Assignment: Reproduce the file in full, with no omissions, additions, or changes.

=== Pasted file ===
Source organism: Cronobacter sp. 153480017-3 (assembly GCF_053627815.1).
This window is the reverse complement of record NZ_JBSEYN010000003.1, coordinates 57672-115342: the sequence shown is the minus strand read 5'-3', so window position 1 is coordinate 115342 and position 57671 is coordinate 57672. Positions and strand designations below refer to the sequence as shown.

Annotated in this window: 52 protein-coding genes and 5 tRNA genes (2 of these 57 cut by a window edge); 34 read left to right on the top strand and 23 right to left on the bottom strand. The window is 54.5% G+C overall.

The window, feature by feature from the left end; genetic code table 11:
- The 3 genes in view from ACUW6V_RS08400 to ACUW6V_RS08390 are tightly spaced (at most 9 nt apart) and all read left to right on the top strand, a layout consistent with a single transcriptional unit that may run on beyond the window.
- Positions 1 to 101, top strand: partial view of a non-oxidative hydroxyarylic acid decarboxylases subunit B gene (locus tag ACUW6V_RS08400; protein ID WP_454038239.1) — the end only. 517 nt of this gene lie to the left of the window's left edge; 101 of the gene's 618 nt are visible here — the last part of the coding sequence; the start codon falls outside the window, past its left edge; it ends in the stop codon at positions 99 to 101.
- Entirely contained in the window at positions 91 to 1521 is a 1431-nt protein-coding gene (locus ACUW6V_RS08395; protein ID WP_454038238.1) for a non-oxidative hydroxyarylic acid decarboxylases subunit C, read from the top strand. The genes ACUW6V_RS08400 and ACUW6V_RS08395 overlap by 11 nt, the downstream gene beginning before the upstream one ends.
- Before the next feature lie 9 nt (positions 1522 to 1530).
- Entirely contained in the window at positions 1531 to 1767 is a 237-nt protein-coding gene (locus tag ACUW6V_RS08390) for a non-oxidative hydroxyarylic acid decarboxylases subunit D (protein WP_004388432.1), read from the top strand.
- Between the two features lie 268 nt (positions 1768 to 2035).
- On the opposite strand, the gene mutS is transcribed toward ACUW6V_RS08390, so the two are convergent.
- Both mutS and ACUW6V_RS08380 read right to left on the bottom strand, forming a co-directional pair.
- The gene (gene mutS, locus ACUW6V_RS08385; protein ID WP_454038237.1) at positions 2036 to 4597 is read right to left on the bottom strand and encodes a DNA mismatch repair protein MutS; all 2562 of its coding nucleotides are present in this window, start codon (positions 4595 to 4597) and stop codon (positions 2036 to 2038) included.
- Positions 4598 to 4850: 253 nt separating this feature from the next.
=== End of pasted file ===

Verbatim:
Source organism: Cronobacter sp. 153480017-3 (assembly GCF_053627815.1).
This window is the reverse complement of record NZ_JBSEYN010000003.1, coordinates 57672-115342: the sequence shown is the minus strand read 5'-3', so window position 1 is coordinate 115342 and position 57671 is coordinate 57672. Positions and strand designations below refer to the sequence as shown.

Annotated in this window: 52 protein-coding genes and 5 tRNA genes (2 of these 57 cut by a window edge); 34 read left to right on the top strand and 23 right to left on the bottom strand. The window is 54.5% G+C overall.

The window, feature by feature from the left end; genetic code table 11:
- The 3 genes in view from ACUW6V_RS08400 to ACUW6V_RS08390 are tightly spaced (at most 9 nt apart) and all read left to right on the top strand, a layout consistent with a single transcriptional unit that may run on beyond the window.
- Positions 1 to 101, top strand: partial view of a non-oxidative hydroxyarylic acid decarboxylases subunit B gene (locus tag ACUW6V_RS08400; protein ID WP_454038239.1) — the end only. 517 nt of this gene lie to the left of the window's left edge; 101 of the gene's 618 nt are visible here — the last part of the coding sequence; the start codon falls outside the window, past its left edge; it ends in the stop codon at positions 99 to 101.
- Entirely contained in the window at positions 91 to 1521 is a 1431-nt protein-coding gene (locus ACUW6V_RS08395; protein ID WP_454038238.1) for a non-oxidative hydroxyarylic acid decarboxylases subunit C, read from the top strand. The genes ACUW6V_RS08400 and ACUW6V_RS08395 overlap by 11 nt, the downstream gene beginning before the upstream one ends.
- Before the next feature lie 9 nt (positions 1522 to 1530).
- Entirely contained in the window at positions 1531 to 1767 is a 237-nt protein-coding gene (locus tag ACUW6V_RS08390) for a non-oxidative hydroxyarylic acid decarboxylases subunit D (protein WP_004388432.1), read from the top strand.
- Between the two features lie 268 nt (positions 1768 to 2035).
- On the opposite strand, the gene mutS is transcribed toward ACUW6V_RS08390, so the two are convergent.
- Both mutS and ACUW6V_RS08380 read right to left on the bottom strand, forming a co-directional pair.
- The gene (gene mutS, locus ACUW6V_RS08385; protein ID WP_454038237.1) at positions 2036 to 4597 is read right to left on the bottom strand and encodes a DNA mismatch repair protein MutS; all 2562 of its coding nucleotides are present in this window, start codon (positions 4595 to 4597) and stop codon (positions 2036 to 2038) included.
- Positions 4598 to 4850: 253 nt separating this feature from the next.